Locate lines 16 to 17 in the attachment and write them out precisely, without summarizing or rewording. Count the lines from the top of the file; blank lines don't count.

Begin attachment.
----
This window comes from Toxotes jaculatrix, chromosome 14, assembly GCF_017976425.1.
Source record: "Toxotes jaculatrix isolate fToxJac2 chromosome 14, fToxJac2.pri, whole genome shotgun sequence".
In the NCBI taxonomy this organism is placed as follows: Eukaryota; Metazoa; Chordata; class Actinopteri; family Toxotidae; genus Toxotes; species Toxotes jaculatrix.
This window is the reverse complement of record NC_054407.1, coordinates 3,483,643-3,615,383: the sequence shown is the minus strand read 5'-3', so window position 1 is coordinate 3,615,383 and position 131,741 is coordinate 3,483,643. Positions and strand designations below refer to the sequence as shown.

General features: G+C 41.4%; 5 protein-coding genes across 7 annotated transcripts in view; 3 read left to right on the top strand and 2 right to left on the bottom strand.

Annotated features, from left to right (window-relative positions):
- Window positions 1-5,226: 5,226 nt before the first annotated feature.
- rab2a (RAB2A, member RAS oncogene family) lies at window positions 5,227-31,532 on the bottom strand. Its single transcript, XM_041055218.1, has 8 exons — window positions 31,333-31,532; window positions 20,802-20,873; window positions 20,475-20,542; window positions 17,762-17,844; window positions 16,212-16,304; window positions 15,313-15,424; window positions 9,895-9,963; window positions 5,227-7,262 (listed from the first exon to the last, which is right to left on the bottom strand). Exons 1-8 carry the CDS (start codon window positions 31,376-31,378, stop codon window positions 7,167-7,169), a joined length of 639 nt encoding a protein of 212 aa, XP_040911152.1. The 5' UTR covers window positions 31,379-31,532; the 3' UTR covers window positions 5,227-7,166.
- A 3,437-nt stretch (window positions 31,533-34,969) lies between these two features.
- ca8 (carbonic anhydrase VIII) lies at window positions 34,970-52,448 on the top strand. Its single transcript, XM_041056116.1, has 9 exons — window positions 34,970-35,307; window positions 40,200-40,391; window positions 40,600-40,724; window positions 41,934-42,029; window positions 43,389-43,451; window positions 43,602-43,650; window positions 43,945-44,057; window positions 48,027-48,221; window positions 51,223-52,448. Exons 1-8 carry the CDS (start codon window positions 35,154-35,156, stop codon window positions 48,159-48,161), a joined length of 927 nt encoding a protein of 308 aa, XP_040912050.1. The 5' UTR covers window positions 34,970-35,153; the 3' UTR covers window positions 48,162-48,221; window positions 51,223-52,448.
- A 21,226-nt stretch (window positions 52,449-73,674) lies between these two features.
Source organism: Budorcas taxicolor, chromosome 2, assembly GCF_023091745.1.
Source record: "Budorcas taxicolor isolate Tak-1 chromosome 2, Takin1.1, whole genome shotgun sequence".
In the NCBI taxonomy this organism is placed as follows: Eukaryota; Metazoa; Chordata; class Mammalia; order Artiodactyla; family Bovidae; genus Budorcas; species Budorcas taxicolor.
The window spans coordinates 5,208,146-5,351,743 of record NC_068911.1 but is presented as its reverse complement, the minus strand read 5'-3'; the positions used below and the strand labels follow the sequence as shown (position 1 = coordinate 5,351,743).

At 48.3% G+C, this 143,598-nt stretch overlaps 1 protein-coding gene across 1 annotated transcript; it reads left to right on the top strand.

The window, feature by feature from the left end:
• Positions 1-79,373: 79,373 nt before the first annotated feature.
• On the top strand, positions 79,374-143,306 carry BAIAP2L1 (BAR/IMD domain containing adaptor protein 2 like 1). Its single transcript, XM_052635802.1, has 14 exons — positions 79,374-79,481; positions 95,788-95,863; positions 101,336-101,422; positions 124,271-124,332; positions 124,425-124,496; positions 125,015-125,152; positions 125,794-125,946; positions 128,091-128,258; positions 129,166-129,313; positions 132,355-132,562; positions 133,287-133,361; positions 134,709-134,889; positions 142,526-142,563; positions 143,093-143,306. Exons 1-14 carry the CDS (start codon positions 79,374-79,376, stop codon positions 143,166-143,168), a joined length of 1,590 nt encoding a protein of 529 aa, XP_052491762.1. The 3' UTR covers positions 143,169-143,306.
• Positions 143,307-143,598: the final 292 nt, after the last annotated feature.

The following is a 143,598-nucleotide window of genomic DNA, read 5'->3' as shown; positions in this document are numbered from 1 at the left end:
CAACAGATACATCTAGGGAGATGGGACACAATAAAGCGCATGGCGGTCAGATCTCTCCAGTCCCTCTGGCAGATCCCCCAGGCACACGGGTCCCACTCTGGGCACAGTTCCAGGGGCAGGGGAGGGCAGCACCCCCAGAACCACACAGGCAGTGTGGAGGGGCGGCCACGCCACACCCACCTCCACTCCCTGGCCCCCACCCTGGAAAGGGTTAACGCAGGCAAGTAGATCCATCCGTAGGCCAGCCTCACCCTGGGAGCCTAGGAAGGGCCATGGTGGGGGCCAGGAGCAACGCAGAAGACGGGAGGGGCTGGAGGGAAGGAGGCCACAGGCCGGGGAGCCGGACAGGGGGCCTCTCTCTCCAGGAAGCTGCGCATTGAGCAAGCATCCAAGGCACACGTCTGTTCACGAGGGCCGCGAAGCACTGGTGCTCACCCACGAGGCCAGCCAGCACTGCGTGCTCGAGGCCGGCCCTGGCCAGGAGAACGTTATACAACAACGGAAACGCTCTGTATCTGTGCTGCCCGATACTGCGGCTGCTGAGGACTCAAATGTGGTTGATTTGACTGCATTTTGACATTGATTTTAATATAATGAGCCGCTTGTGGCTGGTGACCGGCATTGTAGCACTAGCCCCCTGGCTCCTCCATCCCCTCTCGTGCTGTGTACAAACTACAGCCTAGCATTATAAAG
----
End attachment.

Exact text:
At 48.3% G+C, this 143,598-nt stretch overlaps 1 protein-coding gene across 1 annotated transcript; it reads left to right on the top strand.

The window, feature by feature from the left end: